All of Us are Hungry

bread

All of Us Are Hungry by Marcia Lee Laycock

I grinned as the commercial advertisement began. I’d seen variations of it many times on TV. They always involve well-known celebrities, and the scenario is the same. I especially liked the one in which actor Robin Williams appears in the middle of a football huddle and tells the players to “get out there and make balloon animals” and “kill them with kindness.” Then someone hands him a Snickers™ chocolate bar. When he takes a bite he turns back into the real football coach. I also like the one in which Mr. Bean lands in trouble with a bunch of Ninja Warriors until he eats the chocolate bar and becomes one of them again. The tag line is always the same: ‘You’re not you when you’re hungry.’

The first time I saw one of these commercials I thought of a time during my first pregnancy. I hadn’t had much for breakfast one Sunday morning and by the time our church service was over, all I could think about was the fact that I needed to put something in my stomach. My husband and I went to a local restaurant and ordered quickly. Then he began talking about our finances. I tried in vain to follow the conversation, to no avail. Finally, I said, “I can’t wrap my brain around anything, especially our finances, until I’ve had something to eat!” There have been occasions since that time when my husband has jokingly said, “I think you need a Snickers™ bar.”

When you get right down to it, we are all hungry for the same things – love, acceptance, fulfillment. None of us will feel that we are able to live up to our true potential until we feel that those longings have been satisfied.

This has application in our spiritual lives as well. In one of his recent sermons my husband put it like this: “You can’t know yourself until you know Jesus.” It is only by getting to know Jesus that we begin to understand who we truly are as His dearly loved children. None of us can be our true selves until we are filled with the Spirit of Christ. Then and only then are we free to become our true selves, a being created in His image. Like the various characters in that TV commercial, it is by taking in, ‘eating’ His word that we grow in that understanding. Psalm 34:8 says, “Oh taste and see that the Lord is good; Blessed is the man who trusts in Him!”

Wandering around in a state of constant hunger is neither good for our physical nor spiritual selves. We need to be fed. We have been provided with a bountiful banquet of spiritual food that will sustain us. All we have to do is open a Bible and read.

Been There, Done That, Burnt the Tshirt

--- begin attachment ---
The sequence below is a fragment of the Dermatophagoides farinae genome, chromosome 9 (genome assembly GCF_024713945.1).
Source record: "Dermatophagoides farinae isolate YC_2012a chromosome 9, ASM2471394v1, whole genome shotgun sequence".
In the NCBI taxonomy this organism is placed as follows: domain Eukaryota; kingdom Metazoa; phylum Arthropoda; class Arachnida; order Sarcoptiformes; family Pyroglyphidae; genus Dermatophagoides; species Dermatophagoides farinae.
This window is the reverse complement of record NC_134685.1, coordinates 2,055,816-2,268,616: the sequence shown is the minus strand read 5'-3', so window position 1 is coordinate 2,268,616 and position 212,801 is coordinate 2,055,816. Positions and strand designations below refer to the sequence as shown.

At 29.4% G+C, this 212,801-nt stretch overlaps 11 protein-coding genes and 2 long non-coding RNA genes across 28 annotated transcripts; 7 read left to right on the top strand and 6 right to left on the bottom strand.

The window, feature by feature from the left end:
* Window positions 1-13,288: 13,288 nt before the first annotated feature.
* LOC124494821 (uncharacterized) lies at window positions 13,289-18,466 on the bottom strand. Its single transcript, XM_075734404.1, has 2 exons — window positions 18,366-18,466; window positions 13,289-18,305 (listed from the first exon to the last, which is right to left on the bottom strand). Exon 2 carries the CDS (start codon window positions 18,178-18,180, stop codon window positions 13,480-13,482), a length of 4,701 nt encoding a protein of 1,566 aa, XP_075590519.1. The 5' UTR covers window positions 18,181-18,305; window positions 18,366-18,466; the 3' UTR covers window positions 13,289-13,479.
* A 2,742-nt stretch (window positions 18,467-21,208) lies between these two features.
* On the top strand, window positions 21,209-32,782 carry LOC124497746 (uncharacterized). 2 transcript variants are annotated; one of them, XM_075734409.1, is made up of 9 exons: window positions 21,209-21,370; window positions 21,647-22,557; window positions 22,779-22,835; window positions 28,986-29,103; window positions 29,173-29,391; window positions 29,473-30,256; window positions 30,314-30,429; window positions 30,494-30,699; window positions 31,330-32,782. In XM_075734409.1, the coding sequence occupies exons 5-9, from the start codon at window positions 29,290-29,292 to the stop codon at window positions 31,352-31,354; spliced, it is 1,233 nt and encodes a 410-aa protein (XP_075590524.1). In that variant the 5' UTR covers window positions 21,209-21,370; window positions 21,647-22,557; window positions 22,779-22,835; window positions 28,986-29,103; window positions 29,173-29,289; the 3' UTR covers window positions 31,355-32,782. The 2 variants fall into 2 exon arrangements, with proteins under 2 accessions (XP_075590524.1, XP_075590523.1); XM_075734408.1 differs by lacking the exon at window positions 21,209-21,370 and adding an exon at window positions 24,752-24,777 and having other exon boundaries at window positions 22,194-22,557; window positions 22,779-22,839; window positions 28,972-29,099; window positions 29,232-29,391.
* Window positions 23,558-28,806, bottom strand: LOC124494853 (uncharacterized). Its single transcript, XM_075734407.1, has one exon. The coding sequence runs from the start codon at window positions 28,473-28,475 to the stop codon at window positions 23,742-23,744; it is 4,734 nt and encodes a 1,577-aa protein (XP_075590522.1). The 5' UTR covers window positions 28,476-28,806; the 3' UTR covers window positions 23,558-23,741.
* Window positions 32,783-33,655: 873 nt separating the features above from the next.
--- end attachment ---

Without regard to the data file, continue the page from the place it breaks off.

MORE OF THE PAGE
The Cross

My daughter’s eyes glistened with tears that were about to spill over. “I just feel like I’m never good enough for you!” She blurted.

My husband had just been chastising her for her messy room, but those words stung him to the heart. He gathered Katie in his arms and assured her that he still loved her, would always love her, no matter what. Then he helped her clean up her room.

Many of us feel that we aren’t good enough. The thought may come when we fail in some way, or when we see “friends” go off together, leaving us alone, or when we are passed over for a promotion at work or an award we felt we deserved. There are many circumstances in life that make our heads drop and our shoulders slump as our self esteem sinks to new depths. These feelings can lead to frustration, anger and even depression. The pressure to be perfect is self-defeating. You know you can’t do it. You know you never will. So what’s the point in even trying?

But, the good news is, as a famous theologian once said, God knows us best yet loves us most. He knows all our failings and weaknesses, all our bad motivations and self-serving decisions, yet He still, as my husband did with our daughter that day, wraps us in His arms and tells us he loves us, no matter what.

He can do that because, when we acknowledge Him as our Saviour and Lord we are able to receive His forgiveness. Then He wipes away all that is flawed and ugly in our lives. He took all of it away the day he was nailed to a cross in a faraway place called Palestine, over 2,000 years ago. In the moment we accept the forgiveness He offers us through that ultimate sacrifice, He clothes us in His righteousness. We become holy, not because of what we do, but because of what He has done. That’s why he was able to tell that thief on the cross beside Him that He would see Him in Paradise that day. The man was forgiven because of his faith in the One whose sacrifice tore the curtain in the temple and made the very ground tremble.

Once we grasp that concept, the self-deprecating feelings of never being good enough fade away. When we understand the depth of His love none of our failings can defeat us. When we know we are loved and accepted we are able to lift our heads and straighten our shoulders. We are good enough for God. Nothing else matters.

Jesus didn’t die for those who were already perfect and righteous. He died for the ungodly. He died for you and me.

“But God demonstrates His own love toward us, in that while we were still sinners, Christ died for us” (Romans 5:8).

 

What’s Holding You Back?

City on Fire

I glanced at my cell phone, pleased to see it was our youngest daughter. “I need some advice,” she said.   My heart fluttered just a bit as I put the phone on speaker so my husband could listen too. My fears were quickly dispelled when she said she’d been offered another job, in another city. We listened as she explained the situation, giving us the pros and cons to leaving or staying in her current position.

“It’s a good opportunity,” she said.

“But?” My husband responded.

“But I like where I am now, like the people, like my church, like my friends.”

Those were all good and valid reasons to keep her there. “But what do you sense God saying?” he asked.

My daughter was quiet for a moment. “I think He wants me to stay,” she said. “So I guess it’s a no brainer. I’m staying put.”

There’s a story in the Bible, in Genesis 18, about a family that had to decide weather to leave or stay.  It’s a well known story about the destruction of a city and the warning God gave to that family. He sent three angels to tell them to leave. Some of them refused to go. Lot and his wife and two daughters left only when the angels took them by the hand and led them out of the city.